Kalman: Iginla Sending Message To Young Bruins
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BOSTON (CBS) – Two assists on power-play goals by Zdeno Chara were a just reward for Jarome Iginla against his former team the Calgary Flames in the Bruins’ win Tuesday night at TD Garden.
Iginla’s been working hard to not just fit in but also produce points ever since he signed with the Bruins last summer. The points have been a little hard to come by, as he has 21 (eight goals) in 34 games thus far.
Although the main idea behind signing Iginla to replace Nathan Horton was to give the Bruins an equally productive and physical first line, there were other reasons for importing him. So while the Bruins wait for Iginla to really pick up his goal-scoring pace and at least surpass 20 goals this season (anything less than 20 will be considered a major disappointment) they also get to benefit from the other things he can contribute to the team other than points.
The cliché about hockey players playing through all sorts of ailments short of death has been beaten like a rented mule. But in the case of Iginla’s recent decision to play through a dislocated finger, which spawned a photographic Internet sensation Saturday night after the injury in Vancouver, the future Hall-of-Fame forward is living up to the expected level of toughness.
The Bruins currently resemble the Providence outlet of their organization as much as the Boston one because of injuries to regulars and call-ups that have been asked to fill in. So there are plenty of young players, both established ones and those hoping to be the future of the franchise, getting an up-close look at Iginla’s acts of bravery. He busted his finger in the first period against the Canucks, he missed the rest of the period getting fixed up and he played the last two periods. Against the Flames on Tuesday, he threw on a splint, laced up his skates (maybe not in that order) and dished out those two assists.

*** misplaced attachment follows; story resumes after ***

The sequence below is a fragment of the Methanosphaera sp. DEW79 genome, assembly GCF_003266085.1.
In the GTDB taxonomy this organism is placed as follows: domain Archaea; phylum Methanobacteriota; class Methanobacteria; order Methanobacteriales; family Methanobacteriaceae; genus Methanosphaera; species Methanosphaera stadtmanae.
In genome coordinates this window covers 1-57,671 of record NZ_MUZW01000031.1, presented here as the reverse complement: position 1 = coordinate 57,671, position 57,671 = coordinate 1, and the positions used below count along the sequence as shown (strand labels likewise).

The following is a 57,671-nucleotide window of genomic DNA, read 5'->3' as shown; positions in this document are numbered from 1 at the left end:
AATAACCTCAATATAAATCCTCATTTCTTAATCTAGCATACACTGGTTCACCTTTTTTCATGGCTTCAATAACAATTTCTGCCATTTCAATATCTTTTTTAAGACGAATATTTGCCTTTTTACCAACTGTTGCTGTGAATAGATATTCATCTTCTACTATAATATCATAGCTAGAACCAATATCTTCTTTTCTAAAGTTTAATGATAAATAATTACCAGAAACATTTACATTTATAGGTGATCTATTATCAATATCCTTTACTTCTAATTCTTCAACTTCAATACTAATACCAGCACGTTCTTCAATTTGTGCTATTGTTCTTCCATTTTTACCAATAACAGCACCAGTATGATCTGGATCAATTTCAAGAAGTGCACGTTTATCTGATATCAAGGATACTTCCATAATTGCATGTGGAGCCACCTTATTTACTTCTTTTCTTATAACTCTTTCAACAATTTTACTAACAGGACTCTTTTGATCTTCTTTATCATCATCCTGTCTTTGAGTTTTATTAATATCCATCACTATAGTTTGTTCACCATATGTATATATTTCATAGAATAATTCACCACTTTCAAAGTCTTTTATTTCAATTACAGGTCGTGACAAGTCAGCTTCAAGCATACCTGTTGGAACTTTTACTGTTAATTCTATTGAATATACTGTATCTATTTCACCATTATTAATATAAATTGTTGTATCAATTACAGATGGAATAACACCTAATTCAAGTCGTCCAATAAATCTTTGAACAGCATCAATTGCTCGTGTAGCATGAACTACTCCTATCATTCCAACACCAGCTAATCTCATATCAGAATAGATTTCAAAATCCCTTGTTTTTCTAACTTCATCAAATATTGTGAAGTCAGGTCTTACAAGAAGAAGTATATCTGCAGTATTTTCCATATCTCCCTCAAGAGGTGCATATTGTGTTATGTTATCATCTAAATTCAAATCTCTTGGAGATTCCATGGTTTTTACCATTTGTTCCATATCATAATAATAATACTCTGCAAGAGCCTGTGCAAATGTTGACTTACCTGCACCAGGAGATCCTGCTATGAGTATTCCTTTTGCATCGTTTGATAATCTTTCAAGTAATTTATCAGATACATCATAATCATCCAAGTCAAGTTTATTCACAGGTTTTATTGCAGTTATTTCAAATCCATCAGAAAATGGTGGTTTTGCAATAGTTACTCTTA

Best of all, Iginla had a great message before the game about why he’s willing to play through a dislocated finger in a mid-December game no one will remember come April, May or June. And the reason, he says, has nothing to do with the streak of games played without missing one for injury that’s now approaching 500 games.
“You know honestly, I don’t really think of it in a long-term or whatever basis. You just want to play and you want to play in every game,” he said. “I think if you went around the room, everybody, when it’s game day you want to be a part of it and it sucks being out of the lineup. No, it’s not really something I’m thinking of getting to a certain number or anything like that. It just kind of … I’ve been fortunate to play that consecutive. But honestly, you go around the room, it’s game day. We all want to be in that lineup and be part of it.”
At 36 and with more than 500 goals to his name, Iginla obviously strikes a figure worthy of worship in the Bruins’ dressing room. Boston’s up-and-comers can learn how to stay upbeat in the face of a lack of production from him. They can learn how to take care of themselves and be ready to play every day. And now he’s teaching them that outside of something major, like a concussion or broken leg, injury isn’t an excuse for sitting out. Whether he’s a Bruin for just this season or multiple years, Iginla might have an impact on the organization beyond the 2013-14 season.